On March 27, 2020 Congress passed the Coronavirus Aid, Relief and Economic Security Act (CARES Act), which is intended to provide significant relief and support to businesses in numerous areas. As outlined below, the legislation provides immediate tools to increase flexibility for retirement plan sponsors and participants though plan administrative action, with an extended subsequent period to update their plan documents accordingly.
1. 401(k) plan emergency withdrawals
Plans may permit individuals financially impacted by COVID-19 to withdraw up to $100,000 in emergency funds from their plan retirement accounts or IRAs through December 31. An individual is considered to be financially impacted by COVID-19 if:
- the individual is diagnosed with COVID-19;
- their spouse, or dependent is diagnosed with COVID-19; or
- the individual experiences adverse financial consequences as a result of being quarantined, furloughed, laid off or having work hours reduced due to COVID-19, or is unable to work due to lack of child care due to COVID-19, or a business owned or operated by the individual closes or reduces hours due to COVID-19.
Plan administrators may rely on an employee’s certification that the employee meets one or more of these conditions in determining whether a distribution is permitted. Any funds withdrawn may be repaid into the same retirement accounts for up to three years in one or more contributions. The participant may also repay the amount into a different retirement account and treat the amount as an eligible rollover distribution. If the individual does not repay the amount to an eligible retirement plan, the distribution will be included in taxable income over a period of three years.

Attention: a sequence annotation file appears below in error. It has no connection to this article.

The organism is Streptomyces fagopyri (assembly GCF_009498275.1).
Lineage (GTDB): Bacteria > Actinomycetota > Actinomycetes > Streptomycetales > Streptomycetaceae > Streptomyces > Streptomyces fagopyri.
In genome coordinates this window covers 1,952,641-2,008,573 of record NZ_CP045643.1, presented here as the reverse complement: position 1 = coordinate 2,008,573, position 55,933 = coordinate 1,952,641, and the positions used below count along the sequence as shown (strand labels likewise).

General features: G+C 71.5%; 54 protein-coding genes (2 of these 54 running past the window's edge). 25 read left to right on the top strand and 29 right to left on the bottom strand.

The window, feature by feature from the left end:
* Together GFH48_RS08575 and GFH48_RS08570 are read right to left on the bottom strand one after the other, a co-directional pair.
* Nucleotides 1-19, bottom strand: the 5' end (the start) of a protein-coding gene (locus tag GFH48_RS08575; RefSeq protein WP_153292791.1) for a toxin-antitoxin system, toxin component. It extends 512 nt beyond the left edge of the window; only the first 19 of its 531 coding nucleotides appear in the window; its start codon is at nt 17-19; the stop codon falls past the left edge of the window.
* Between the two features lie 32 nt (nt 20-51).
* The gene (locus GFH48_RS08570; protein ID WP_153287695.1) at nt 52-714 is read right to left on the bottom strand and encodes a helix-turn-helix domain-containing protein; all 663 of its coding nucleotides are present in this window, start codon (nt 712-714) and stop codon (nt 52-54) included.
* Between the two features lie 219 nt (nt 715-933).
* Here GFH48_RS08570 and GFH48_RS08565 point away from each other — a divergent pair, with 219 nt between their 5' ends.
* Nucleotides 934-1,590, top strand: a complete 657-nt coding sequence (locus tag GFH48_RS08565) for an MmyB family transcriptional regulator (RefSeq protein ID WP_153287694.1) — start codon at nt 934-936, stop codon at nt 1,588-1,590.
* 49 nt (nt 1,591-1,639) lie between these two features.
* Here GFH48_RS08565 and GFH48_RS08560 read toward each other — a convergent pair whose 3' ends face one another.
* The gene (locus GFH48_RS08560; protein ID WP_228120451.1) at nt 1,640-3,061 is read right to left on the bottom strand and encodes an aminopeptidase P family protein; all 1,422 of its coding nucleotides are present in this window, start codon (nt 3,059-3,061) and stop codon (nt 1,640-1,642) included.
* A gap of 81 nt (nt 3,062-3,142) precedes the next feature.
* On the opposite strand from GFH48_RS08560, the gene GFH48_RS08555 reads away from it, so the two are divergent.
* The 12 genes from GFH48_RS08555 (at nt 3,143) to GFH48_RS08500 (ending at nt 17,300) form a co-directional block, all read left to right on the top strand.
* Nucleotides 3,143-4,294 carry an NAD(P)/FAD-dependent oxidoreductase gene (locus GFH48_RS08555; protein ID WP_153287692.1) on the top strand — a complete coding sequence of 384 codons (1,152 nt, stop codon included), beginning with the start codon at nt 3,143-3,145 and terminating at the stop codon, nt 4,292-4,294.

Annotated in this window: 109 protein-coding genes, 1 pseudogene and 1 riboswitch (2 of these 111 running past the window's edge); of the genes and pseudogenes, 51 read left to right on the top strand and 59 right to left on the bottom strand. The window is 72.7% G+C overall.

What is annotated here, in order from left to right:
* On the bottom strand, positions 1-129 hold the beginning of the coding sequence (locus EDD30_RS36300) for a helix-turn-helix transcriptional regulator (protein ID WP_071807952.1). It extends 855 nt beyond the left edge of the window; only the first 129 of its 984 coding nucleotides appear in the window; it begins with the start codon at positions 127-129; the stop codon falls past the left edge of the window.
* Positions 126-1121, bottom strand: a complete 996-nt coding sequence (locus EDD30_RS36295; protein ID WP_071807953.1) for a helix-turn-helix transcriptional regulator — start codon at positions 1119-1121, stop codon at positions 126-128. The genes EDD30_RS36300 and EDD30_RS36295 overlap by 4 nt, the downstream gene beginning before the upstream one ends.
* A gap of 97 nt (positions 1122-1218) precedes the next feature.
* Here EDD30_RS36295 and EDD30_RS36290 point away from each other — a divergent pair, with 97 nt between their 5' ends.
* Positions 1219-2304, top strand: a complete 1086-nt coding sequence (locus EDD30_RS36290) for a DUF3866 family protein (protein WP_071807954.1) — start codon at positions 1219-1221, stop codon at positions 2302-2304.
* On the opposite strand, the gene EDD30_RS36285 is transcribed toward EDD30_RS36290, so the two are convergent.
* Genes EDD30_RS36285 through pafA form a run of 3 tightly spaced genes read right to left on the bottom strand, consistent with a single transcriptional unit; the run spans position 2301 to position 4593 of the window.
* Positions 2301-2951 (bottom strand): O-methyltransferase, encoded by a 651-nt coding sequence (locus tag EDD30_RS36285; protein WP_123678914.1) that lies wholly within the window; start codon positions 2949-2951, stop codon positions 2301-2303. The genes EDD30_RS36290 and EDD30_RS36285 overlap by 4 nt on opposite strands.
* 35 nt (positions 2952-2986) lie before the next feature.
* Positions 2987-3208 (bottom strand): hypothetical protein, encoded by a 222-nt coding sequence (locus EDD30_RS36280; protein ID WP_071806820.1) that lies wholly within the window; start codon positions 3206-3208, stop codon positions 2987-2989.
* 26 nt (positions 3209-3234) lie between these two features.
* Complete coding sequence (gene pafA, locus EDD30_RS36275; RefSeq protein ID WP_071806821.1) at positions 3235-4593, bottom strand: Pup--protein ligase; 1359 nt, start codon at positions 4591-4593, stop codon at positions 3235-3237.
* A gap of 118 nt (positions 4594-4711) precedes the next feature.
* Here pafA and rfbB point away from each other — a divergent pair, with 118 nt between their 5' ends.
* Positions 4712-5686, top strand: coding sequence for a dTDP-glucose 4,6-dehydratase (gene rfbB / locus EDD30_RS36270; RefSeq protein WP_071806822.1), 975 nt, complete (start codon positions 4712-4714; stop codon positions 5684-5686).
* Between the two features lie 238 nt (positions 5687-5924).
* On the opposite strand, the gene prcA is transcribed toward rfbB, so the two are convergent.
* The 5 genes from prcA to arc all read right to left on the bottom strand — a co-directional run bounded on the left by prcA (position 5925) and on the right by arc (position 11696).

Individuals who take such a withdrawal before age 59½ will be exempt from paying the usual 10 percent penalty on early withdrawals from retirement accounts.
2. 401(k) plan emergency loans
Plans may permit individuals financially impacted by COVID-19 (using the same definition as for 401(k) plan emergency withdrawals) to take loans of up to $100,000 from their retirement accounts (instead of the usual limit of $50,000). Loan repayments, which can be spread out over five years, may be delayed up to one year.
3. Required minimum distributions
Required minimum distribution requirements will not apply for calendar year 2020.
4.Qualified plan amendments
Plans may operate to permit emergency withdrawals, emergency loans and waive required minimum distributions, as described in paragraphs (1) through (3) without a formal amendment, so long as the plan is amended by the end of the 2022 plan year.
5. Pension payments
Employers maintaining single-employer pension plans can delay making minimum required contributions due this year until January 2021. Contributions would be due with interest, accrued at a plan’s effective rate.
6. Extension of Cooperative and Small Employer Charity Pension Plan status
The Cooperative and Small Employer Charity Pension Flexibility Act of 2014 provides more favorable funding rules for certain defined benefit pension plans of charities, schools and volunteer organizations, referred to as cooperative and small employer charity (CSEC) plans. CSEC plan status is now extended to charitable employers whose primary tax-exempt purpose is conducting medical research (either directly, or indirectly through grant-making) or providing services to mothers and children.
For more information, please contact your primary Varnum attorney or any member of the Employee Benefits Practice Team.